When it comes to the perils of cannabis and driving, there’s a lot to take into consideration. In an illegal state, getting caught with cannabis in the car can easily earn you a possession charge. Consumers in legal states face risks as well; charges of driving under the influence of cannabis can occur regardless of whether or not the driver is impaired. Many tests to detect THC levels in one’s system don’t account for the length of time cannabis metabolites remain in human cells, which means a driver may not have consumed cannabis in weeks but can still retain enough THC in their body to be found guilty of a DUI.
To further discuss the idiosyncrasies of driving and cannabis, we reached out to Scott Leist, a former Seattle police officer and criminal prosecutor who is now a defense attorney with Washington Traffic Defense, to get his perspective on the complexities of driving with cannabis in the car and driving under the influence of cannabis.
Leafly: How would you interpret cannabis DUI laws, compared to other current alcohol or substance-related regulations?
Scott Leist: In Washington, the DUI (driving under the influence) laws related to marijuana are problematic. The legislature tried to create a per se legal limit, like the .08 limit for alcohol, without accounting for the fact that THC is nothing like alcohol.
Scott Leist, Washington state defense attorney
First, THC obviously affects the body differently in terms of “intoxication.” In fact, some studies suggest that driving with moderate levels of THC in one’s system can actually improve driving performance (less risk taking, slower speeds, less aggression). No scientific study suggests that is true with alcohol.
Unlike alcohol, where the .08 limit was based on years of experience, medical data and some marginally “scientific” studies, the THC blood limit of 5ng/mL is completely arbitrary. There is simply no good science suggesting that 5 ng/mL is “impairing” or what amount would be “impairing.”
Can you explain why a lack of distinction between alcohol and THC is problematic?
Unlike alcohol, THC doesn’t quickly and completely metabolize.
For example, if I go out and have three beers of a known alcohol concentration, it’s pretty easy math to figure out my blood/alcohol level and how long it will take before it is all metabolized. THC, on the other hand, can be present, at somewhat low levels, long after one is completely sober.
How fast and how completely THC metabolizes depends on:
- How it was ingested,
- The time since ingestion,
- Whether the person is a regular (frequent) or heavy (dosage) user of marijuana; and
- The concentration of THC.
Small levels of THC can be present days or even weeks after ingestion, sometimes bringing someone who is completely sober close to or even over the 5 ng/mL limit long after they are sober.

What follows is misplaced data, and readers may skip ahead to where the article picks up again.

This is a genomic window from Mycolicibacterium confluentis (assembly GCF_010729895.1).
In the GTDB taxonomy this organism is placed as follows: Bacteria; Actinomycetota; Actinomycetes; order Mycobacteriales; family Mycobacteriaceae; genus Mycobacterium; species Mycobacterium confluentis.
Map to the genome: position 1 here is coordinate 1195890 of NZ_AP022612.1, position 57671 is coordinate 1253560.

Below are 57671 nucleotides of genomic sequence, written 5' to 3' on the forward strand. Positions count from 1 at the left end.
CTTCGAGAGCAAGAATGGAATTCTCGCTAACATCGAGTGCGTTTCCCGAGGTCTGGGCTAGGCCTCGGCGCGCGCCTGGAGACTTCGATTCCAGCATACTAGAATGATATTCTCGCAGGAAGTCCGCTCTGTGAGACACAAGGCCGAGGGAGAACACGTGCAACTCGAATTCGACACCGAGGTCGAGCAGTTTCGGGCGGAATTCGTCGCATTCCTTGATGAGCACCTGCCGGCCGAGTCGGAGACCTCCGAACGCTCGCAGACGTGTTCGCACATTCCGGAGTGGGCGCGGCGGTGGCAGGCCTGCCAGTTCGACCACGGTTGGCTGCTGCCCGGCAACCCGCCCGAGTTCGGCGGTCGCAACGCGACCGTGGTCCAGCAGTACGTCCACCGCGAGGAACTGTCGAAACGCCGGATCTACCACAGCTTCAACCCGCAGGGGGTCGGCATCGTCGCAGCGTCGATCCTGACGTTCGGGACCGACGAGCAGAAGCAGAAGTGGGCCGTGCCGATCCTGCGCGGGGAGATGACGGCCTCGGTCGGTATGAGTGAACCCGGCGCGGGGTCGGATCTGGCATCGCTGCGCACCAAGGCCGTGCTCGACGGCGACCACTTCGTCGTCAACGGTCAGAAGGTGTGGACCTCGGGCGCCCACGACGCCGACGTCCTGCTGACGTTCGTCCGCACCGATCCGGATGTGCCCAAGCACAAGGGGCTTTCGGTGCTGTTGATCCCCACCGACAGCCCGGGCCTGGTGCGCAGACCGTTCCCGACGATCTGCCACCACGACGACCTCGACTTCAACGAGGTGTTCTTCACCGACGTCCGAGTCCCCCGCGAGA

Scott Leist’s advice on transporting cannabis when driving.
Unlike alcohol, there isn’t a way to calculate how a certain item will affect an individual person. I know you can buy marijuana and the vendor will tell you the THC percentage, but there is no way to accurately predict, with any certainty, what that person’s blood THC level will be over time.
What is a “serving” of a marijuana brownie? What is the marijuana equivalent to “two beers?” How much THC for me, at my weight and age, will get me to a 5 ng/mL, level and how fast and how long will it take to wear off? Nobody knows. Alcohol allows for much more exact predictions.
Are there accurate field tests for THC intoxication?
Police officers don’t have a lot of experience or training for marijuana DUI detection. They don’t have a battery of field tests that they can go through to confirm or dispel their suspicions. They generally decide whether someone is DUI for THC based on:
- The driving,
- Observations (smell of marijuana, presence of marijuana/smell in the car),
- Physical signs, (which can be as simple as red eyes); and
- Any admissions to recent use.
So you can end up with VERY thin arrests. Then the only step they can take is a blood test, which generally requires a search warrant.
Finally, unlike alcohol, there is no way to personally check yourself to see if you have had too much THC. There are no breath tests for THC impairment. You generally can’t give yourself the field sobriety tests (walk & turn, etc.) like you can with alcohol to see how affected you are. Nobody falls down or throws up from THC (at least to my knowledge), making it harder for others to take your keys away.
Are there any best practices that you would recommend for those traveling with cannabis in the car?
Transporting THC in one’s car should look a lot like transporting alcohol. Keep it closed, put it in the trunk or other inaccessible part of the car, and don’t imbibe while driving.
People should also remember that while marijuana might be legal in your state, it is still illegal federally and in many other states, so don’t “forget” that you have marijuana in your glove box or a pipe if you are heading over a border.